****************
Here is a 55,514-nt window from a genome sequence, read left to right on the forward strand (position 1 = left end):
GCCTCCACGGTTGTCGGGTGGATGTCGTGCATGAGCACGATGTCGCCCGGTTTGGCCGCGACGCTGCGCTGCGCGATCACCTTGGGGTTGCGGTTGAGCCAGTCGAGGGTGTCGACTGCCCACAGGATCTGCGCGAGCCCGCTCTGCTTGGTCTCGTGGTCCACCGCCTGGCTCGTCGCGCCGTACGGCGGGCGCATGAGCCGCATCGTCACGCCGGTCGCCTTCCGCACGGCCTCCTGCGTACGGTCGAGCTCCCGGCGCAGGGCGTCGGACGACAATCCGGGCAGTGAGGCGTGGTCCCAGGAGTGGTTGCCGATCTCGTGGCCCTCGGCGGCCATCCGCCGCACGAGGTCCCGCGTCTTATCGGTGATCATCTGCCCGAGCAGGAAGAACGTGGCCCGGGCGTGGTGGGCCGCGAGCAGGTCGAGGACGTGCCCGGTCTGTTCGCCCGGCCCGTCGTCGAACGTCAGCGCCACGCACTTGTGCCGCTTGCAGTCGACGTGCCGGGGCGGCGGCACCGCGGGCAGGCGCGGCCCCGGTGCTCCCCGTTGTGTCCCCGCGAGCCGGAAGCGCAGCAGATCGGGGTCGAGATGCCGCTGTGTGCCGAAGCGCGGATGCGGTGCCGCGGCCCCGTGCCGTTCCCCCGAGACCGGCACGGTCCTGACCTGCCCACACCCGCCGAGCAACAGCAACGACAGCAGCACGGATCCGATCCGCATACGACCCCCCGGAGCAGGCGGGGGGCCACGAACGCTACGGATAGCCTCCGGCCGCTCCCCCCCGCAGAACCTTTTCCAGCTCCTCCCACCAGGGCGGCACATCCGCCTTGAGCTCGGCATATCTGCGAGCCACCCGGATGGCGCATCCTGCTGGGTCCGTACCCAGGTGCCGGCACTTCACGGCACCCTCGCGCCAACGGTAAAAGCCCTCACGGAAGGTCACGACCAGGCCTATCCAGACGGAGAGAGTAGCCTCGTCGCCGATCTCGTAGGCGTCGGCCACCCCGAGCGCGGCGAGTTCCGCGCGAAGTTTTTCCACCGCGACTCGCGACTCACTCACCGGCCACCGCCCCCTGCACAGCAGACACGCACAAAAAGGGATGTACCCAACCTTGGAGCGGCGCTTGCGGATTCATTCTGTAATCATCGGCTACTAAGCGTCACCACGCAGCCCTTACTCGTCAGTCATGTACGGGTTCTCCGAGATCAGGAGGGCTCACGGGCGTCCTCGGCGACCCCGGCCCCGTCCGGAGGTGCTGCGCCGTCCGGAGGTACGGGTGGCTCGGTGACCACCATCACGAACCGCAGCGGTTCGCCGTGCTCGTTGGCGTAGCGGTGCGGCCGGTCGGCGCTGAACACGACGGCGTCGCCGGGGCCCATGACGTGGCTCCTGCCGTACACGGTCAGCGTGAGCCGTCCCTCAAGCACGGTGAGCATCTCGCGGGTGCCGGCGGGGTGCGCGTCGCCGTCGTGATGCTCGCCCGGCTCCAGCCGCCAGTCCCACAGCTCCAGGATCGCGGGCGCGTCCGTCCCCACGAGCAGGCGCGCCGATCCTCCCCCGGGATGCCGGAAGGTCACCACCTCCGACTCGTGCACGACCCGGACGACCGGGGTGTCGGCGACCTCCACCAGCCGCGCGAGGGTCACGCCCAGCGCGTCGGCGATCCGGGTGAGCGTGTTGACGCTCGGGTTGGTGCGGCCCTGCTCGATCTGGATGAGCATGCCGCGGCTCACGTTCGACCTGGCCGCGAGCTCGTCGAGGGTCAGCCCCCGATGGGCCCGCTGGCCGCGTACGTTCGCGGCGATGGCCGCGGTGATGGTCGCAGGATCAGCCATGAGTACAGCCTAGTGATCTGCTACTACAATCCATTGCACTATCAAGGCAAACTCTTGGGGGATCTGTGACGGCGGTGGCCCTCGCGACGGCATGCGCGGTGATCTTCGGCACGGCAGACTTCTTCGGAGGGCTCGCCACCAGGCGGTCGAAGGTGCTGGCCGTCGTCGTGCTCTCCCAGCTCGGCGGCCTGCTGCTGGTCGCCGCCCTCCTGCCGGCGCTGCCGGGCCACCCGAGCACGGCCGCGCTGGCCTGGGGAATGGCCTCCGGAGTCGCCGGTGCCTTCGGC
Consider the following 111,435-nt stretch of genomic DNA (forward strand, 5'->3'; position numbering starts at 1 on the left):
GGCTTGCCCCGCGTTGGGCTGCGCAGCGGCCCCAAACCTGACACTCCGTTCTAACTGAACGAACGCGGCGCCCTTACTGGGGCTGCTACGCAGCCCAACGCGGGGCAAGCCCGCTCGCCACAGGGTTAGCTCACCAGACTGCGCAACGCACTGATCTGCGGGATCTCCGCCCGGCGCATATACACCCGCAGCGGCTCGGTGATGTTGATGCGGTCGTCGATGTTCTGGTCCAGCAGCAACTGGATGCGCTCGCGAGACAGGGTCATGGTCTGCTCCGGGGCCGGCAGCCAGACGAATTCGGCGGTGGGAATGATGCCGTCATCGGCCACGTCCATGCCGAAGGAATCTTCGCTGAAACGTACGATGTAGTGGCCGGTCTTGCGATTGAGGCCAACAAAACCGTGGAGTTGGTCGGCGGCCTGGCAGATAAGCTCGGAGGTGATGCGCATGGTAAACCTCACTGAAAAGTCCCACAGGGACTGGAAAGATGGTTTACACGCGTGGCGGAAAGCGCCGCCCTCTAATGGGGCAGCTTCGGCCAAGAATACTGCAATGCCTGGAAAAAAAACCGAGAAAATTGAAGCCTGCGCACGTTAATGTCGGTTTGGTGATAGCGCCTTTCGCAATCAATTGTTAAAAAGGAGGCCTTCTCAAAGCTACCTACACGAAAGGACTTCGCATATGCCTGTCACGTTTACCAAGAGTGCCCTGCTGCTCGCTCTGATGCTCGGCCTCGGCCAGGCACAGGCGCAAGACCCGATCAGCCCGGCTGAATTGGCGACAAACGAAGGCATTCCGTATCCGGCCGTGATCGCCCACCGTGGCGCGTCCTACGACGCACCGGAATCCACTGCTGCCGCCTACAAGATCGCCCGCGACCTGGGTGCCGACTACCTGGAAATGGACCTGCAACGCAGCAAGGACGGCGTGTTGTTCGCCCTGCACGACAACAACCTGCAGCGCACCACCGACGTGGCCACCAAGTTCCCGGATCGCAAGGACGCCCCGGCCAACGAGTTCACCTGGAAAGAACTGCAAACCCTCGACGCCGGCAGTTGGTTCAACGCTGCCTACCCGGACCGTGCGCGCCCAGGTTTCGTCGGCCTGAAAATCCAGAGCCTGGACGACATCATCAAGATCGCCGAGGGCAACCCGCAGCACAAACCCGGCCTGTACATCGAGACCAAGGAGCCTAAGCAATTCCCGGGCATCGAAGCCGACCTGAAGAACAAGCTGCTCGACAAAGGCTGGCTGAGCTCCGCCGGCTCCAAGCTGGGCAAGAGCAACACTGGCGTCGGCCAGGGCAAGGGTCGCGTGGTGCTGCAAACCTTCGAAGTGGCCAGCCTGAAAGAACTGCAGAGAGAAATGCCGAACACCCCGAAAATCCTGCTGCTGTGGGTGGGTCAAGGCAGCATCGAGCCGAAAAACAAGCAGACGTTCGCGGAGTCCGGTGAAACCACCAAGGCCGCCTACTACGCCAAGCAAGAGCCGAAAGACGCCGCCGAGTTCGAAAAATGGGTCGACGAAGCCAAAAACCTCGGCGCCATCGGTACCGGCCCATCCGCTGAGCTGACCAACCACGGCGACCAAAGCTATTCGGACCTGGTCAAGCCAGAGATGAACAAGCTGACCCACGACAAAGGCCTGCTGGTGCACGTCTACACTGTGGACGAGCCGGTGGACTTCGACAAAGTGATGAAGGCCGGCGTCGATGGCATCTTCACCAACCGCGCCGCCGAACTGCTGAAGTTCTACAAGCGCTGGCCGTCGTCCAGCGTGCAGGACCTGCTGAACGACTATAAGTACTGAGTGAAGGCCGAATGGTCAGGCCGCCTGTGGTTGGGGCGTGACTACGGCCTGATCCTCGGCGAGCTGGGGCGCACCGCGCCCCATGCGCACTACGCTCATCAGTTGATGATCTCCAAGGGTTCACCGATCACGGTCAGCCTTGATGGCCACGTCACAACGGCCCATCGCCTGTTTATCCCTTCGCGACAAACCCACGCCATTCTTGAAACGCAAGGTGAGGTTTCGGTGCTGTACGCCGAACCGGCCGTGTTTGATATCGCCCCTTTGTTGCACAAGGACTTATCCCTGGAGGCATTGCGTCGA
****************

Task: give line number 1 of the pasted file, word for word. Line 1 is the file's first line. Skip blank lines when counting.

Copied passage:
Here is a 55,514-nt window from a genome sequence, read left to right on the forward strand (position 1 = left end):